What sorts of images and associations does the term ‘halcyon’ bring to mind? Honey-colored light and dappled shade? Warm summer zephyrs? Nostalgic yearnings? A new chamber music festival wearing that poetic moniker took flight Thursday evening in the ornate and traditional confines of Portsmouth, New Hampshire’s St. John’s Episcopal Church. Founder and Artistic Director Heng-Jin Park noted in her introductory remarks that ‘halcyon’ can actually refer to either blissful bygone days or to a large, colorful kingfisher bird. Both music and venue of this fledgling venture conjured all manner of glowing and colorful imagery and emotions.
Tonight’s maiden voyage consisted of a trio, a quartet, and a quintet, in ascending order. Each piece utilized an entirely different array of players; in all, a dozen of the festival’s 17 artists took part in tonight’s inaugural festivities. Antonin Dvořák’s (1841-1904) Terzetto in C Major, Opus 74, scored for the unconventional combination of two violins and viola, proved to be a rousing curtain-raiser. Succinct backstory: While in his mid-30s, Dvořák and his family were living under his mother-in-law’s roof. Sharing this roof was a boarder who was both a chemist and amateur violinist. Dvořák, an accomplished violist, overhearing this fellow with his teacher, envisioned a stimulating musical collaboration. Just one week later, his uncommonly structured trio was born. This evening’s rendition was brought to life by violinists Grace Park and Miki-Sophia Cloud, with Shokhrukh Sadikov assuming the role of Dvořák. All three of these young artists performed with verve and highly polished virtuosity, with the earthy tones of the violist proving to be particularly appealing. This expressive, coherent, and graceful realization took us on what seemed to be a bucolic journey through the countryside (featuring perhaps a wild carriage ride during the syncopated Scherzo). The sweet, somewhat nostalgic, highly halcyonic, gas-lamps-and-doilies music proved utterly apropos for both occasion and venue, with the big-boned old church aglow in the rays of the westering sun.
More Romantic-era music of the most quintessential sort followed in the form of Gabriel Fauré’s (1845-1924) Piano Quartet in c minor, Opus 15. As delineated in an articulate preface by cellist Sasha Scolnik-Brower, this sumptuous, passionate composition reverberates with the turbulence of the composer’s romantic life at the time, which featured a mercurial relationship that eventually culminated in a broken engagement. This piece puts the listener in an emotional throttlehold from the first note with its gravitas and immediacy. In addition to cellist Scolnik-Brower, who played with poise and maturity that belied his youth, violist Robert Meyer contributed a precise, professionally undemonstrative presence, violinist Ayano Ninomiya’s remarkably crystalline tone added sparkle, and Heng-Jin Park’s robust piano work supplied panache and substance. The result was a sophisticated, velvety rendition that exuded emotion and depth. One micro-reservation involved the auditory balance of the players: with its lid fully open, the piano had a tendency to overshadow its fellow instruments. This minor quibble, however, certainly did nothing to detract from the overall power of this riveting performance.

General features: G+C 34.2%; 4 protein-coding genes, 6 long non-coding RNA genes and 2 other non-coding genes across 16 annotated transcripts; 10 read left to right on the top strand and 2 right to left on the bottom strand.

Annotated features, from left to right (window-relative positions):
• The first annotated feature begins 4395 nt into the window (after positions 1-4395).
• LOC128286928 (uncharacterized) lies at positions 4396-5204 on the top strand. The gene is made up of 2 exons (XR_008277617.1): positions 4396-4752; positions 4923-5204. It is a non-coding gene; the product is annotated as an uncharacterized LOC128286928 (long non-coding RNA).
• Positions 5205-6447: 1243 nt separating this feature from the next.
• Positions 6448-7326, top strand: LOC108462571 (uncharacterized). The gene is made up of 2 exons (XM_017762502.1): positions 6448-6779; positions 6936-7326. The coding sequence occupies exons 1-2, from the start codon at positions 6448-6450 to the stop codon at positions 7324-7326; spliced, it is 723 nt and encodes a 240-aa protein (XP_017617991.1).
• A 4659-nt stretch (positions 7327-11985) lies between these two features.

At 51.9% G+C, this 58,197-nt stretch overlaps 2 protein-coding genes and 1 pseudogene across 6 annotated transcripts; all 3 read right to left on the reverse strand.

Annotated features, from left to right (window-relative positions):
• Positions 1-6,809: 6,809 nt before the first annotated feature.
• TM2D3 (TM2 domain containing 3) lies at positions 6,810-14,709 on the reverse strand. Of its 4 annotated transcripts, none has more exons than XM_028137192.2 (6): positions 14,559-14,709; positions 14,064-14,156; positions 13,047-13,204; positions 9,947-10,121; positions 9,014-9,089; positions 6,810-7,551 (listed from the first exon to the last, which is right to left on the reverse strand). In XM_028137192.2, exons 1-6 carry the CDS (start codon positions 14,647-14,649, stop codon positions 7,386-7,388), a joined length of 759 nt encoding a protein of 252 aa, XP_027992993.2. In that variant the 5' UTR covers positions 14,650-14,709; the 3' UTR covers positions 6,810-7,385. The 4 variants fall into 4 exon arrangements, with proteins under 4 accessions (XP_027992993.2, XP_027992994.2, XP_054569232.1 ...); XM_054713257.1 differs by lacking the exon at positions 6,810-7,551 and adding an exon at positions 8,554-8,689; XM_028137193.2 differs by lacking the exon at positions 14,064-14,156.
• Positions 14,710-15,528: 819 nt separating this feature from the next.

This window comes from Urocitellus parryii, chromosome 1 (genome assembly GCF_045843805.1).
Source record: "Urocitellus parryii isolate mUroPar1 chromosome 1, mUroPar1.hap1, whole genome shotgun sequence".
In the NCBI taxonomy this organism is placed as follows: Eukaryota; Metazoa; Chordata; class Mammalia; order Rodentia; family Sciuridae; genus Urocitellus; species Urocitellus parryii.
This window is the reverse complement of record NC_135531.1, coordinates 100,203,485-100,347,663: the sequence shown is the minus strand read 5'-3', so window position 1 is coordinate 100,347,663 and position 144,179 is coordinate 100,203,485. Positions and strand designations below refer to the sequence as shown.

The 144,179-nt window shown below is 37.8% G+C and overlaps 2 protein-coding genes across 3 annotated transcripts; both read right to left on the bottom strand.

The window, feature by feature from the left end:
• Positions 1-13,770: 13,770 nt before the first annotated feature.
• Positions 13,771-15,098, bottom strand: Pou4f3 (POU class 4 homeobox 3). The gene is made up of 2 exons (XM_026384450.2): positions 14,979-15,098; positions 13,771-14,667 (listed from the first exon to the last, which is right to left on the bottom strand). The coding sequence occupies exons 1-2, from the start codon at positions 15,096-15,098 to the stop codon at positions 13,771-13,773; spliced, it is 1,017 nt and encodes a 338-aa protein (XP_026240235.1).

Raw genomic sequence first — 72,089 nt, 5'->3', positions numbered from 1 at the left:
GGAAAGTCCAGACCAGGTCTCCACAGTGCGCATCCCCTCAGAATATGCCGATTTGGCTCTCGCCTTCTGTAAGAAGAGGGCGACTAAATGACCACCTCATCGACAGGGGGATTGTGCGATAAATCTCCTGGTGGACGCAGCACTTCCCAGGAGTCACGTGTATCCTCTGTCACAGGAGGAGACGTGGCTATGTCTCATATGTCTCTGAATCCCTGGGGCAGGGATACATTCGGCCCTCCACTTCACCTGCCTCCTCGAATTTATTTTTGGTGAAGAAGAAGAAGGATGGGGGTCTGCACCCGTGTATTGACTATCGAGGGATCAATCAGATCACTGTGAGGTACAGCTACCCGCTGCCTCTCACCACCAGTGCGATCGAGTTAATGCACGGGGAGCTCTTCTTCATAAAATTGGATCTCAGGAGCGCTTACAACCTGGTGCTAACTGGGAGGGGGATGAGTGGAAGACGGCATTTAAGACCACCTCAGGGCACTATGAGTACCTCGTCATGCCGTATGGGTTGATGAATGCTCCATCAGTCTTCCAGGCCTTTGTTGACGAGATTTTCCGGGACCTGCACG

After heading outdoors for an invigorating dose of borderline-nippy air (Mother Nature may have been in a preternaturally beneficent mood but the expansive interior of the elegant 19th-century church still retained the summertime sultriness of the past few days), we returned from the break for the pièce de résistance: the String Quintet in C Major, D. 596, penned by Franz Schubert (1797-1828) just two months before his poignantly premature death. This monumental work, Schubert’s parting gift to us across the generations, was originally ignored by publishers, not appearing in print until a quarter-century after its creation. This is music to be savored, and savored it was apparently by both listeners and musicians alike. Its somewhat unconventional instrumentation, featuring two cellos as opposed to two violas, adds depth and meatiness to the lower register. The cellists in this evening’s performance, Jan Müller-Szeraws and Loewi Lin, were diametrically opposed in terms of soundscape and approach: Müller-Szeraws’s yin to Lin’s yang, the smooth, rounded tones and caresses of the former contrasting with the angular notes and attack of the latter. Though exquisitely realized by all, with the performers seemingly breathing as one, the gutsy performance of Lin tended to overshadow those of his compatriots, throwing things a bit out of kilter. Big-picture experience, however, remained unaffected: the copious cascade of precisely crafted notes left this listener in awe as to the profound beauty humankind is capable of creating. Following a scintillating finish at breakneck tempo, the prolonged standing ovation seemed to indicate that I was far from alone in this sentiment.
Making one’s dream a reality is often a daunting task, most especially when that dream consists of a venture as complex and ambitious as a seven-concert classical music festival. One thing immediately apparent, as evidenced by everything from the distinguished artist roster to the consistently refined and vivacious playing to the thoughtfully considered choice of venue, is that Heng-Jin Park and her fellow musical dreamers have crafted an admirably vibrant, professional, high-caliber, and high-octane addition to the New England musical firmament. Brava and bravo to all!
The Halcyon Music Festival continues tonight and tomorrow, and through Saturday, August 2nd.